Rakuten Mobile chairman and CEO Mickey Mikitani (pictured) insisted uptake of a free mobile service offer was trending at an expected rate, as the world’s first fully virtualised operator also boosted its arsenal with the acquisition of US-based OSS software provider Innoeye.

Mikitani claimed the Japanese new entrant is “almost on track” to sign up 3 million subscribers by year-end, but did not reveal how many new customers it attracted so far since network launch last month.

The operator, which launched as the fourth MNO in Japan during April, has been rumoured to be behind schedule in its subscriber acquisition targets.

Rakuten Mobile began accepting customer applications for its long-delayed launch in early-March, introducing an unlimited plan with free service over the first 12 months for the first 3 million customers: notably at the time it did not set a timeframe to achieve this number of users.

On an earnings call, Mikitani said about 80 per cent of users are signing up online, but with retail outlets closed due to the Covid-19 (coronavirus) pandemic, it faces a 20 per cent to 30 per cent shortfall in additions.

He said subscriptions are ramping, but acknowledged there is room for improvement.

“We started from zero. You cannot do marketing at full throttle. You have to have a substantial amount of subscribers, and you need to confirm that there is no problem. TV commercials haven’t been launched nationally, and campaigns are still waiting. I think we need a little more scalability where we can accept 100,000 subscriptions a day, so the second and third phase plans will be launched,” he explained.

On a more positive side, Mikitani claimed data usage is two-to-three-times higher than its domestic rivals Docomo, KDDI and SoftBank.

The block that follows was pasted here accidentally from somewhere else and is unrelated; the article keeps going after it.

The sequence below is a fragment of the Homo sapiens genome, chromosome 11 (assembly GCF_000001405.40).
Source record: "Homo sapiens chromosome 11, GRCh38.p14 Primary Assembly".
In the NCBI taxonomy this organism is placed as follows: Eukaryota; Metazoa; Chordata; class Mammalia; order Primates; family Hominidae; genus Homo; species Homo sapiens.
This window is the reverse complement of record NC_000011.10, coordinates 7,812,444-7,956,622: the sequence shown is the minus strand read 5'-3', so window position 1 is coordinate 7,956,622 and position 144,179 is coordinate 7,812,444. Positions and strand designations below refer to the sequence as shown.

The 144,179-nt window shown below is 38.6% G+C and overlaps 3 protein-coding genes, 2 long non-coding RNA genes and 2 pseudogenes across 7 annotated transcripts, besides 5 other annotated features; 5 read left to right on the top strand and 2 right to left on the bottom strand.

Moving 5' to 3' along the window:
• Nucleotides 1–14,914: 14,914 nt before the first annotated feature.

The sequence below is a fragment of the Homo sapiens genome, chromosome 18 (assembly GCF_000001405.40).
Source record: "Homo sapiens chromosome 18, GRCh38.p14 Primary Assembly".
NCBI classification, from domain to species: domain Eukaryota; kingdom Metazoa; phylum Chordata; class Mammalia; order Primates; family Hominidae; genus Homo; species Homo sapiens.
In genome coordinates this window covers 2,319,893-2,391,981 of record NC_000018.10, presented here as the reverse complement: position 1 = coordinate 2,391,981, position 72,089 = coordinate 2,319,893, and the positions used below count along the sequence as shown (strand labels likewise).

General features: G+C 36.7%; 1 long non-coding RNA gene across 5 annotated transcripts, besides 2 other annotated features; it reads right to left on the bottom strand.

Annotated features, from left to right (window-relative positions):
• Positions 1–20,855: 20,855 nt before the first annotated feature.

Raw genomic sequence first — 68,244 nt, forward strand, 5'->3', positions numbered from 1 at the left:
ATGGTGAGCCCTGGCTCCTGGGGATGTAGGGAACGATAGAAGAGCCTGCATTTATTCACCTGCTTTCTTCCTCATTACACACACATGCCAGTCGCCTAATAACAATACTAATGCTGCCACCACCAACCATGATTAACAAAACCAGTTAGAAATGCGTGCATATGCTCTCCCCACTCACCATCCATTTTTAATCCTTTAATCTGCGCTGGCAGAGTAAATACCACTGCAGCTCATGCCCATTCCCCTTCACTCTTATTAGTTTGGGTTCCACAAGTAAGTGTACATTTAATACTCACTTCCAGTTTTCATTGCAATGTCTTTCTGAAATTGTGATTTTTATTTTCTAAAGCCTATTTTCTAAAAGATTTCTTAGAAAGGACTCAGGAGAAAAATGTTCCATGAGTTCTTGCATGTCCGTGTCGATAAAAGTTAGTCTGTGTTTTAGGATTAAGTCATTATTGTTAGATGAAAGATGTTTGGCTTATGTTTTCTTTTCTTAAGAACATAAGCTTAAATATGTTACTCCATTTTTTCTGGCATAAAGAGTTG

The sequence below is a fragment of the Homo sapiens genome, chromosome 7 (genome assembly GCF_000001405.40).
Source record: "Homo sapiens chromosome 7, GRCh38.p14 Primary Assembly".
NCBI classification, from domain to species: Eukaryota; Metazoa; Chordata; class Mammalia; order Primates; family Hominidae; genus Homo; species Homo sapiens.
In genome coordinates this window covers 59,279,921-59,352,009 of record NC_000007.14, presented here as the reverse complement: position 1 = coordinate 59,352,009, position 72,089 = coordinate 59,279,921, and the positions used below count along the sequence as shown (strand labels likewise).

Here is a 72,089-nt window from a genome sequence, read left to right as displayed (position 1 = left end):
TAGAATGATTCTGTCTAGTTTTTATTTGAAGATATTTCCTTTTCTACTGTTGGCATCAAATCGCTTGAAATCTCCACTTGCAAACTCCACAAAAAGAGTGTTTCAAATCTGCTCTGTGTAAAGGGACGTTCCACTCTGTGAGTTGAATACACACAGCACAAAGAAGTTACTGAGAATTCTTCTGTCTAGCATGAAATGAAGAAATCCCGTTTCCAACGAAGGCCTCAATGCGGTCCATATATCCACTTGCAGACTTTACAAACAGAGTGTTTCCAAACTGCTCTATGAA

The company aims for 70 per cent of its 2.3 million MVNO customers to switch to its own service before deciding when to terminate the virtual offering, Mikitani said.

Mobile network
Rakuten Mobile CTO Tareq Amin also said it expects a significant acceleration in the timeline for deploying base stations over its original plan, because of the advantages its virtualised system enables in the cloud radio platform.

Deployments of 4,738 base stations to date exceed the 4,400 targeted at launch.

The company has contracts in place to install 10,000 sites soon, and plans to reach 70 per cent population coverage by March 2021.

Amin said the physical buildout was not delayed by lockdown measures, but noted some validation tests had been hindered by limited laboratory access.

Rakuten Mobile today (13 May) also announced plans to acquire US-based Innoeye, a provider of OSS software which the operator previously deployed on its 4G and 5G cloud platform. Financial details were not disclosed. Innoeye has approximately 500 employees.

Amin said it is making acquisitions to build the “entire software stack”, beginning in areas overdue for disruption including legacy OSS and BSS platforms.

The main software contributions for Rakuten Mobile’s virtual RAN came from US-based Altiostar, a company the operator has invested in. Other vendors it is working with include Cisco, Nokia, Intel, Red Hat (now part of IBM), OKI, Fujitsu, Ciena, NEC/Netcracker, Qualcomm, Mavenir, Quanta Cloud Technology, Sercomm, Tech Mahindra, Allot and Viavi.

Mobile segment revenue rose 54.7 per cent year-on-year to JPY39.2 billion ($366.2 million) in Q1, with a net loss of JPY31.9 billion up from JPY6.68 billion.

The operator is a subsidiary of e-commerce giant Rakuten, which booked a loss of JPY35.3 billion due to increased investments in the mobile and logistics units. Revenue rose 18.2 per cent to JPY331.4 billion.